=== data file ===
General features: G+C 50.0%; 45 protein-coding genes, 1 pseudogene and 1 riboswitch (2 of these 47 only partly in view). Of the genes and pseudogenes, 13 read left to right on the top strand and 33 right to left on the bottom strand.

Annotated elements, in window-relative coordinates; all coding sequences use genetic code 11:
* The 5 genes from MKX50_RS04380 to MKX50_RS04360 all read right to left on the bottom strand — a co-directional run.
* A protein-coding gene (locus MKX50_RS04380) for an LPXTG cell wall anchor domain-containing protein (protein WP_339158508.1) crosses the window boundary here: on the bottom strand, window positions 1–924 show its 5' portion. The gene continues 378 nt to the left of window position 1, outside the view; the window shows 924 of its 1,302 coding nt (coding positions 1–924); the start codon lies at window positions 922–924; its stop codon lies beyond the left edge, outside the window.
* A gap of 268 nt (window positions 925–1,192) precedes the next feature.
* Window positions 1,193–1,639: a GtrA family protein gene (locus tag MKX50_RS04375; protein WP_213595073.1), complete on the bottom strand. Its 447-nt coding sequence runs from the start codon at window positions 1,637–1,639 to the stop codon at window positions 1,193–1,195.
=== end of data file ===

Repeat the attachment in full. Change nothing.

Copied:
General features: G+C 50.0%; 45 protein-coding genes, 1 pseudogene and 1 riboswitch (2 of these 47 only partly in view). Of the genes and pseudogenes, 13 read left to right on the top strand and 33 right to left on the bottom strand.

Annotated elements, in window-relative coordinates; all coding sequences use genetic code 11:
* The 5 genes from MKX50_RS04380 to MKX50_RS04360 all read right to left on the bottom strand — a co-directional run.
* A protein-coding gene (locus MKX50_RS04380) for an LPXTG cell wall anchor domain-containing protein (protein WP_339158508.1) crosses the window boundary here: on the bottom strand, window positions 1–924 show its 5' portion. The gene continues 378 nt to the left of window position 1, outside the view; the window shows 924 of its 1,302 coding nt (coding positions 1–924); the start codon lies at window positions 922–924; its stop codon lies beyond the left edge, outside the window.
* A gap of 268 nt (window positions 925–1,192) precedes the next feature.
* Window positions 1,193–1,639: a GtrA family protein gene (locus tag MKX50_RS04375; protein WP_213595073.1), complete on the bottom strand. Its 447-nt coding sequence runs from the start codon at window positions 1,637–1,639 to the stop codon at window positions 1,193–1,195.